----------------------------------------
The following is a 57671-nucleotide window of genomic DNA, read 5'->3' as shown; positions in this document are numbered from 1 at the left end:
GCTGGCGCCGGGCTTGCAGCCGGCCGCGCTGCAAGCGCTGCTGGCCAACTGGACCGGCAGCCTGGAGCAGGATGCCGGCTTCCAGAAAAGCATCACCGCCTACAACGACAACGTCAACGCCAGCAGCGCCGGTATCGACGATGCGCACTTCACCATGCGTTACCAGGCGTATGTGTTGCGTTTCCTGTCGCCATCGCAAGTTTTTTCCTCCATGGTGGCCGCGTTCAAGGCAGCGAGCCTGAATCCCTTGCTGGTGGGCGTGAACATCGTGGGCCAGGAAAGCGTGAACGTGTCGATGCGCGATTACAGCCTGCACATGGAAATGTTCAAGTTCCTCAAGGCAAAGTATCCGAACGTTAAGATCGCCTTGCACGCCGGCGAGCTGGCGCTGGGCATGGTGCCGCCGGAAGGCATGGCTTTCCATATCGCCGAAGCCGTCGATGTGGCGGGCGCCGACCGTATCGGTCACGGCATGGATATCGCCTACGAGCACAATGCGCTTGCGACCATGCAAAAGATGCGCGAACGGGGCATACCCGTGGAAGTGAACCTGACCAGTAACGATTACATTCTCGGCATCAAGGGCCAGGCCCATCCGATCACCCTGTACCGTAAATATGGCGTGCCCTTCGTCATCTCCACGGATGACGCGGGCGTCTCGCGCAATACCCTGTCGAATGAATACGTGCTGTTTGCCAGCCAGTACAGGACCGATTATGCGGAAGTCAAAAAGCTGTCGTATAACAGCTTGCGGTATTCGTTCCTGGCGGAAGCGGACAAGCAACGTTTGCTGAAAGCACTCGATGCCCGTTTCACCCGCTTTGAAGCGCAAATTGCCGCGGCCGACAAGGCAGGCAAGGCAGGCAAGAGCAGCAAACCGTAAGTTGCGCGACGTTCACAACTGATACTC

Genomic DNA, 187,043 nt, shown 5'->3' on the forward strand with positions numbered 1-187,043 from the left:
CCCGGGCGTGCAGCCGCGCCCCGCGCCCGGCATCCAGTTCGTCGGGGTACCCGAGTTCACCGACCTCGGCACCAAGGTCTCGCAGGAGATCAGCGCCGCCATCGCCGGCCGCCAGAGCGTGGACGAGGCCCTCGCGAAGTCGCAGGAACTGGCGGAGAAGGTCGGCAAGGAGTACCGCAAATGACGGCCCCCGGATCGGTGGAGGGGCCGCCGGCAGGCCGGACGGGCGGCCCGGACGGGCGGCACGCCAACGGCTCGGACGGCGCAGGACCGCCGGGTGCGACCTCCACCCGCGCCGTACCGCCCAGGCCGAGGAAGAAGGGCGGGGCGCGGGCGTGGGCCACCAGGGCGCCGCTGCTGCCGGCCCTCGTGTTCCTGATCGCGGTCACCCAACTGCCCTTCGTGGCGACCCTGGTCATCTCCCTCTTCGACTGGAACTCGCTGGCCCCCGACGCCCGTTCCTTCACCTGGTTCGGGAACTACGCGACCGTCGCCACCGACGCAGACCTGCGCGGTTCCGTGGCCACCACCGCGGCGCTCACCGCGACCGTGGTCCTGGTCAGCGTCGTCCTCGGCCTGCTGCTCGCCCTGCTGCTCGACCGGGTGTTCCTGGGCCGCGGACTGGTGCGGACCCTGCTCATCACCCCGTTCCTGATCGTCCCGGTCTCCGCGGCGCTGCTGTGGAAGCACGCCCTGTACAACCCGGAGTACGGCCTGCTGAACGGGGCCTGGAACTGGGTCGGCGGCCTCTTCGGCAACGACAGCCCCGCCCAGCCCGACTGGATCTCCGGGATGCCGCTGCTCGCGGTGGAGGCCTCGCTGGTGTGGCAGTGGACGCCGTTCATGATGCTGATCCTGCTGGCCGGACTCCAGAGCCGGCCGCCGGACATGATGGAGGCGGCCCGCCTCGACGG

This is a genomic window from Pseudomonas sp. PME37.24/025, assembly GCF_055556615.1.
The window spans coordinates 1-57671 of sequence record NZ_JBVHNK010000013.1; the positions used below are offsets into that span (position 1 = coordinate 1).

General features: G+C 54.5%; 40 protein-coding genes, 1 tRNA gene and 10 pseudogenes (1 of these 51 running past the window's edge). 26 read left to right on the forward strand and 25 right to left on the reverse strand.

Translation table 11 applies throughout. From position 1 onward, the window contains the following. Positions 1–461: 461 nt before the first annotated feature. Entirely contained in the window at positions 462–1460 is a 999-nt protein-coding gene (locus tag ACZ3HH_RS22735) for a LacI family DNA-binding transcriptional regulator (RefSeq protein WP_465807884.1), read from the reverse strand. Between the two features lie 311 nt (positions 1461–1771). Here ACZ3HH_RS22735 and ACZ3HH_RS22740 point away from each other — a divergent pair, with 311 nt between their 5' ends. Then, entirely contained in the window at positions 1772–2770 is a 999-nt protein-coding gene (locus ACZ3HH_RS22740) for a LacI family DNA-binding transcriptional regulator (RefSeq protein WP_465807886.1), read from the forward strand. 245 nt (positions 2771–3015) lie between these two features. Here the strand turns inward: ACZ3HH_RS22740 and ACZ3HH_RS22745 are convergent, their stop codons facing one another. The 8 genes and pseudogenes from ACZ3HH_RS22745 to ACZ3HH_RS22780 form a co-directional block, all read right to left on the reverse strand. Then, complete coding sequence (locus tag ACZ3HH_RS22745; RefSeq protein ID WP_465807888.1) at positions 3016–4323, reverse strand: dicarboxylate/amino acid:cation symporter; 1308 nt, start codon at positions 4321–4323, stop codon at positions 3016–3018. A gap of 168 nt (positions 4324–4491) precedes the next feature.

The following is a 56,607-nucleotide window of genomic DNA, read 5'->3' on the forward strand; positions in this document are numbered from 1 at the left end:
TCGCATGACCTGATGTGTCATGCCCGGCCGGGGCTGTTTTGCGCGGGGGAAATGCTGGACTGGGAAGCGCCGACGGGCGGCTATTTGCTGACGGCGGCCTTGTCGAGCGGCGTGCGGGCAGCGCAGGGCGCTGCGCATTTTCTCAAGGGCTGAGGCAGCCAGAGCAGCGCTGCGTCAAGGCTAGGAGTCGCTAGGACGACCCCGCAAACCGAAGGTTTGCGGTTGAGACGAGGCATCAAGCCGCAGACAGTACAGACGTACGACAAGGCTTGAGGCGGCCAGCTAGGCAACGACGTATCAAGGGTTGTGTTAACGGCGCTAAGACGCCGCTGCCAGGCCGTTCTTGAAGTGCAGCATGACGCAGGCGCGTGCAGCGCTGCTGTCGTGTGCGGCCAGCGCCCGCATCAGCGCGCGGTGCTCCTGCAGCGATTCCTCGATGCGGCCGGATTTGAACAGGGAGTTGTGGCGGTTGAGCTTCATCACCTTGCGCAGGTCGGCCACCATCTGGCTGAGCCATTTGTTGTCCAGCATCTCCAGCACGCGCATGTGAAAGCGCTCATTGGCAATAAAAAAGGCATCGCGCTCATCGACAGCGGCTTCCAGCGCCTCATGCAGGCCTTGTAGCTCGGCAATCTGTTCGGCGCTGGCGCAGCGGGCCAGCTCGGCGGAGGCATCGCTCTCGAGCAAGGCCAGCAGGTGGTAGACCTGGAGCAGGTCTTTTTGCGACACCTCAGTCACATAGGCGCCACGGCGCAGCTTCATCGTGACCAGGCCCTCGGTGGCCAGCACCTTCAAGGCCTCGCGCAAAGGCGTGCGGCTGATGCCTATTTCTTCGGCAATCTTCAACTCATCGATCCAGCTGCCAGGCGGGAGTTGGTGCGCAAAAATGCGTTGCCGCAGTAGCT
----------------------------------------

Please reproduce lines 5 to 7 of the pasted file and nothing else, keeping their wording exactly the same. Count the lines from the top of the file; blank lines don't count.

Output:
This is a genomic window from Pseudomonas sp. PME37.24/025, assembly GCF_055556615.1.
The window spans coordinates 1-57671 of sequence record NZ_JBVHNK010000013.1; the positions used below are offsets into that span (position 1 = coordinate 1).

General features: G+C 54.5%; 40 protein-coding genes, 1 tRNA gene and 10 pseudogenes (1 of these 51 running past the window's edge). 26 read left to right on the forward strand and 25 right to left on the reverse strand.